Metalworking is the production activity of applying various processes to metallic materials to manufacture desired parts, assembly line components or overall large structures. Do you know what metal processing is? The process of metal processing is roughly divided into three categories, namely metal forming, metal cutting and metal joining. This article will give a further introduction to metal cutting.
What is Metalworking?
Metalworking is the production activity of applying various processes to metallic materials to manufacture desired parts, assembly line components or overall large structures. Many large items such as oil rigs, ships, bridges to small parts such as engines, right through to jewelry are manufactured through metalworking. Therefore, a wide range of techniques, processes, and tools are required to work with metals and ultimately achieve the desired results.
The process of metal processing is roughly divided into three categories, namely metal forming, metal cutting and metal joining.
Metal cutting is the process of bringing material into a specified form by removing it using various tools. Its finished parts should meet the specified requirements in terms of size, workmanship, design and aesthetics. Chipping has only two products - scrap and finished product. After metal has been cut, the waste is called metal swarf.
Metal cutting processes can be further divided into three categories:
- The ones that generate chips are classified into one category, also known as machining.
- Classify substances that burn, oxidize, or evaporate into one category.
- A mixture of the two, or other processes are classified into one category, such as chemical cutting.
Drilling holes in metal parts is the most common example of a process of the first type. Cutting a steel plate into small pieces using a cutting torch is an example of the combustion category. Chemical grinding is an example of a specialized process that uses etch chemicals to remove excess material.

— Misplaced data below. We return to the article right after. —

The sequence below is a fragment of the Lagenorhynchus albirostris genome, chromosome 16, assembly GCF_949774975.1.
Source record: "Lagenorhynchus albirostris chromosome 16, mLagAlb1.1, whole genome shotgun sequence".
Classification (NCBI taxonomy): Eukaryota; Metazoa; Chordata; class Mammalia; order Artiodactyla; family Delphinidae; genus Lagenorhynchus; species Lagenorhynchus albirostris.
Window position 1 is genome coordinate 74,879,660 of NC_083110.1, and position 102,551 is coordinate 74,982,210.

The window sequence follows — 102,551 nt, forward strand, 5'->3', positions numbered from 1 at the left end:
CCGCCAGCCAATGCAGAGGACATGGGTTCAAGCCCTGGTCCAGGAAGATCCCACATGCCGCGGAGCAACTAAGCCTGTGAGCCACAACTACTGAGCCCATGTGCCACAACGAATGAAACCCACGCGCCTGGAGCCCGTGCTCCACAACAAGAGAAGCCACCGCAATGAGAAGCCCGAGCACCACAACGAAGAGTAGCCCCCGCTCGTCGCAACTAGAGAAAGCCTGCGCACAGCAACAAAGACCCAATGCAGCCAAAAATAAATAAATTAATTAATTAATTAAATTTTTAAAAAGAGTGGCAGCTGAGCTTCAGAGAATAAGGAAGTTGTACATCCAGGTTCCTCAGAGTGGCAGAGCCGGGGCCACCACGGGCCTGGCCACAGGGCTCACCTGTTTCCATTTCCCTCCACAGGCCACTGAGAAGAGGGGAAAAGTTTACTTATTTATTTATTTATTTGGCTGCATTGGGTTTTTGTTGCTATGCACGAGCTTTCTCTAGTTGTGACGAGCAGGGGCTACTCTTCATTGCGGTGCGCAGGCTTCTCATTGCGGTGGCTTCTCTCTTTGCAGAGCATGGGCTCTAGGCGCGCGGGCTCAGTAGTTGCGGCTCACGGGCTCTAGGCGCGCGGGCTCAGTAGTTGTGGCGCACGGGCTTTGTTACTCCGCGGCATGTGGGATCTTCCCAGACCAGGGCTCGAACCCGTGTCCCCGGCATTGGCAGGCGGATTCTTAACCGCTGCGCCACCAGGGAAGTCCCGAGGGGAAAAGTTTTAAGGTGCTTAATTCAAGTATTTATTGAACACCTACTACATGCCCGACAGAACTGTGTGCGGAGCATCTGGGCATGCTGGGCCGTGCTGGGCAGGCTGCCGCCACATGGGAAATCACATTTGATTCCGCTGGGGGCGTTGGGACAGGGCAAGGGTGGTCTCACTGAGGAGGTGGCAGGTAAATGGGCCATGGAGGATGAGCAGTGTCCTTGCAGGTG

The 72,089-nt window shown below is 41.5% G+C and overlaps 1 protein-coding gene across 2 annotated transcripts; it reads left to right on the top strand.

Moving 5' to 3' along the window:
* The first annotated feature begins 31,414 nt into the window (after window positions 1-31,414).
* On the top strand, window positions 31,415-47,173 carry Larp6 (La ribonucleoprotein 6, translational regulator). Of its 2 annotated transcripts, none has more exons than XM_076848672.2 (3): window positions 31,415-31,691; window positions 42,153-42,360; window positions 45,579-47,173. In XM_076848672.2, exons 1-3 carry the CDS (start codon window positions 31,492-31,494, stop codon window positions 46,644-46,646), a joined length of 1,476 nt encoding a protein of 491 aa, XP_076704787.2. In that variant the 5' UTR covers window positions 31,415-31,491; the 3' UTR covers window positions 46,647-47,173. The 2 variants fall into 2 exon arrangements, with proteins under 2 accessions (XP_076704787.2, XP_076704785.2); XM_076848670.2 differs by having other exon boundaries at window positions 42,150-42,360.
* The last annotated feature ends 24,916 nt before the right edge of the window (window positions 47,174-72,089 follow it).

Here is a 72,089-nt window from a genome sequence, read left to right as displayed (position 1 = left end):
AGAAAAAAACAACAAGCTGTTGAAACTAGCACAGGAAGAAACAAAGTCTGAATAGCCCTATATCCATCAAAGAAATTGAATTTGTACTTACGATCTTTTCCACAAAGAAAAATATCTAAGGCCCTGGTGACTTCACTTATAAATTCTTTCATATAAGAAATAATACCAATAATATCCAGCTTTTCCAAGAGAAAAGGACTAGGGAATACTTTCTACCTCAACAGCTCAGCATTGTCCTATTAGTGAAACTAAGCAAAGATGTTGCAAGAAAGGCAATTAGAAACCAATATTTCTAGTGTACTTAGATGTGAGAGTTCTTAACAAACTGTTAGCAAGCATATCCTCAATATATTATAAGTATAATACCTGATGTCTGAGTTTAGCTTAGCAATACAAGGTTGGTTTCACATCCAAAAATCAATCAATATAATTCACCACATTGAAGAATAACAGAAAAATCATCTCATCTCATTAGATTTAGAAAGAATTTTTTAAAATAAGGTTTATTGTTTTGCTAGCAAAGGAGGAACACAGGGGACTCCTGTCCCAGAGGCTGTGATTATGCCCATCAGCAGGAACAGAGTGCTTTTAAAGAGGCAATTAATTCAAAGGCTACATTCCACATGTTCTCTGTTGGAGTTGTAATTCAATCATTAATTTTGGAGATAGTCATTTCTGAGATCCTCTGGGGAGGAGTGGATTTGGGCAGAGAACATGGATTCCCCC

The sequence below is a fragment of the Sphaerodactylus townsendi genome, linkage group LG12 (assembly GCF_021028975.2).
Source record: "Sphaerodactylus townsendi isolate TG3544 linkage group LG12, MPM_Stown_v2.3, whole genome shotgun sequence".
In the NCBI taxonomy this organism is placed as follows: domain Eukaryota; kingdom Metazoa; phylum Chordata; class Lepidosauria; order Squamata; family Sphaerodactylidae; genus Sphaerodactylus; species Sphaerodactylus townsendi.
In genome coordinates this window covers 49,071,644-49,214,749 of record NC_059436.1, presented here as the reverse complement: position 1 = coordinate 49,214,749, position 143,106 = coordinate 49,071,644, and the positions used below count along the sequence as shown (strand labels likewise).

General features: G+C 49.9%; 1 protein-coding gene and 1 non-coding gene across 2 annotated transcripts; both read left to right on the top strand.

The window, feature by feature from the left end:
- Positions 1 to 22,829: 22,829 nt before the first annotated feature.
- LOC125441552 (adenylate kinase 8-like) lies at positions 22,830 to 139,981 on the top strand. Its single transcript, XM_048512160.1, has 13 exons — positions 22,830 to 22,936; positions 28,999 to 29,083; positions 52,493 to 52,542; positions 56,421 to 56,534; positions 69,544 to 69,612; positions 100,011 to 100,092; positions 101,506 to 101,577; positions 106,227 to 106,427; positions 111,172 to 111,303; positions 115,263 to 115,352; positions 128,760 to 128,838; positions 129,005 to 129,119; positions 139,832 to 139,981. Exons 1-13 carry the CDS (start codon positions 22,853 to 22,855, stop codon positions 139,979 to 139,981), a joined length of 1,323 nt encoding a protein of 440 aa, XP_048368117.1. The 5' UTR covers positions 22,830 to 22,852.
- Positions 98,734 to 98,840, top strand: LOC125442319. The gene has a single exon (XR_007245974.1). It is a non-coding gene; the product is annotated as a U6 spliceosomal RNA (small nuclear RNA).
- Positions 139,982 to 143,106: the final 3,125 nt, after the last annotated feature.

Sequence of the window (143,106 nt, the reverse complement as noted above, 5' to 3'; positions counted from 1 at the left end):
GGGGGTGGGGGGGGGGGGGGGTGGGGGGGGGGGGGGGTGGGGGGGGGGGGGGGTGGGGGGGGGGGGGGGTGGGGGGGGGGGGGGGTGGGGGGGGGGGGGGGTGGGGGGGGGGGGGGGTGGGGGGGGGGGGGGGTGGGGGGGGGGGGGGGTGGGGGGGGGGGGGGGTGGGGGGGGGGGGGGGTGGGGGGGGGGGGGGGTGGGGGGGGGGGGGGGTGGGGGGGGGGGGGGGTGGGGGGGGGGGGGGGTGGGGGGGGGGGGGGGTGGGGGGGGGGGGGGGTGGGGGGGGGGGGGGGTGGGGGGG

There are many process techniques for cutting metal, such as:Manual techniques: eg. sawing, chiseling, shearing.Mechanical technology: eg. stamping, grinding and milling.Welding/combustion techniques: eg. by laser, oxy-fuel combustion and plasma combustion.Erosion techniques: Machining using water jet, electrical discharge or abrasive flow.Chemical technology: photochemical processing or etching.
As you can see, there are many different types of metal cutting methods!
Introduction to Metal Processing Technology
Direct Part Marking is a family of technologies for permanently marking metals for part traceability, industrial part labeling, decoration or any other purpose.
Engraving is a technology mainly used to engrave patterns, characters, pictures or codes on metal surfaces to obtain products with permanent marks, or to print engravings on paper using engraved metals. Engraving mainly uses two technical means of laser and mechanical engraving.
Metal stamping is not a subtractive machining process. It is the use of molds to fold metal sheets into various shapes. The household utensils we usually come into contact with, such as pans, spoons, cooking pots and plates, are all stamped.
Etching can be achieved by photochemical or laser processes. Laser etching is the current popular technique. This technology has evolved exponentially over time. It refers to high-precision etching by using a coherently amplified beam of light on a metal surface.
Chemical etching is the process of exposing a portion of a metal sheet to a strong acid (or etchant), thereby cutting a pattern in it and creating the designed shape in the grooves (or cutouts) in the metal. It is essentially a subtractive process that uses etchant chemistry to produce complex, high-precision metal parts.
Photolithography refers to the photographic process of making acid-resistant layers on metal surfaces. A key difference between this method and motorized or manual scraping techniques prior to chemical etching is that the applied acid-resistant layer is also irradiated to produce a photoresist layer (photoresist layer), a process that helps produce highly Precise and reproducible patterns.
Grinding is the physical grinding of a workpiece using cutting tools (abrasives), typically to smooth rough edges, deburr, grind welds, remove chips, create sharp edges, or give metal parts a unique finished look. Typically, grinding is the final operation after a part has been engraved, stamped, etched, or any other form of metalworking.
Metal milling is the machining process that removes material from a metal surface to form its final shape. Milling machines consist of a milling cutter that rotates on a spindle and a table that can move in multiple directions relative to the work surface.